• Tell us what about the song reminds you of the book. Is it a particular lyric/s? Is it the general feeling of the song? Explain a little.
  • Add your name, blog, and link to your post in the comments!
  • Voila! You’re done!

 Jane & Beneath Your Beautiful

“Beneath Your Beautiful” by Labrinth ft. Emeli Sandé, paired with Jane by Michelle N. Onuorah. Both are about revealing yourself to a person you love, while also seeing the truth behind your emotional mask of indifference. It’s a love story about healing and finding you, without losing the ones you love. The song goes:

“You tell all the boys ‘No’
Makes you feel good, yeah.
I know you’re out of my league
But that won’t scare me away, oh, no”

“You’ve carried on so long,
You couldn’t stop if you tried it.
You’ve built your wall so high
That no one could climb it,
But I’m gonna try”

Jane’s character was emotionally distant from everything and everyone. After the horrible childhood she endured, nothing seemed to satisfy her in life – having a master’s degree, being a professor in her 20’s, being stable, etc. – there was always something missing. There was also her lackluster relationships that she could never muster the care to, well, care.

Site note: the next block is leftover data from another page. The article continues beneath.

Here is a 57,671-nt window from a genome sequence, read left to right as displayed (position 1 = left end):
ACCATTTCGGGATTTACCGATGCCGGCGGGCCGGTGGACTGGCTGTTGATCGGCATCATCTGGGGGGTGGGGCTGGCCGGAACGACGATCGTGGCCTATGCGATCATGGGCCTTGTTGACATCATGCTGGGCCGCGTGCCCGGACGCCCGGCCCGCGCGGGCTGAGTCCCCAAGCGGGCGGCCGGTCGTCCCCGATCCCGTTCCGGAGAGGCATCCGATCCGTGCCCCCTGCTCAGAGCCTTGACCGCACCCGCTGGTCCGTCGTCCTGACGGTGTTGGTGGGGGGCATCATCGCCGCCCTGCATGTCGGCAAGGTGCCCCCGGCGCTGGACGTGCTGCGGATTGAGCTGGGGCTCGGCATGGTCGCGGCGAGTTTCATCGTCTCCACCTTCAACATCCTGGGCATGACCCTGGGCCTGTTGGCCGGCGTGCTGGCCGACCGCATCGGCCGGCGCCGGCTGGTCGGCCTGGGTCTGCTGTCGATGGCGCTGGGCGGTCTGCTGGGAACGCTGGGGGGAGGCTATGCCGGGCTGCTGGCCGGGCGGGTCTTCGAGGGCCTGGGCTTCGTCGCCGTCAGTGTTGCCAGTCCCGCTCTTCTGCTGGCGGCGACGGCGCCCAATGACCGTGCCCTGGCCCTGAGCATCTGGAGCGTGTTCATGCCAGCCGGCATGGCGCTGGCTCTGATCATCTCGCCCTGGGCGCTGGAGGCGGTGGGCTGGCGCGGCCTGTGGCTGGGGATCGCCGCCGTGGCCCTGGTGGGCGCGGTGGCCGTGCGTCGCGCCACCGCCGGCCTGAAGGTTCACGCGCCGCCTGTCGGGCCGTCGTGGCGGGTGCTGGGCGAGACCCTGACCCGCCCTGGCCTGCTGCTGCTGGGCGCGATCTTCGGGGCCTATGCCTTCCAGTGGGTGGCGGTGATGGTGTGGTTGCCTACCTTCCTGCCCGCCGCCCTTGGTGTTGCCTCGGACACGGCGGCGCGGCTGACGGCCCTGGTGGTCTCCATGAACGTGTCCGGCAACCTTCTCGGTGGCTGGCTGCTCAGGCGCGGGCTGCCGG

Enters Aiden, who believes he sees himself in her, with her fake smiles and sadness that lurks beneath the depths of her eyes. Although he has his own issues, he decides to win Jane over and infiltrate her iron-chained walls.

“Would you let me see beneath your beautiful?
Would you let me see beneath your perfect?
Take it off now, girl, take it off now, girl
I wanna see inside
Would you let me see beneath your beautiful tonight?”

The chorus is indicative of what I just described above. He’s trying to see the real her and not the mask that she wears as armor.

“Would you let me see beneath your beautiful?
Would you let me see beneath your perfect?
Take it off now, boy, take it off now, boy
I wanna see inside
Would you let me see beneath your beautiful tonight, oh, tonight?”

However, Jane isn’t the only one hiding. Aiden is also hiding –  he hates his job and the man he’s become.

“I’m gonna climb on top your ivory tower
I’ll hold your hand and then we’ll jump right out
We’ll be falling, falling but that’s OK
‘Cause I’ll be right here
I just wanna know”

….

“We ain’t perfect, we ain’t perfect, no.
Would you let me see beneath your beautiful tonight?”

The ending is really about them finding solace in the Creator and not being afraid to love one another without walls, without barriers, without a net, but just with the full ability of their hearts. It’s a beautiful song and a beautiful book.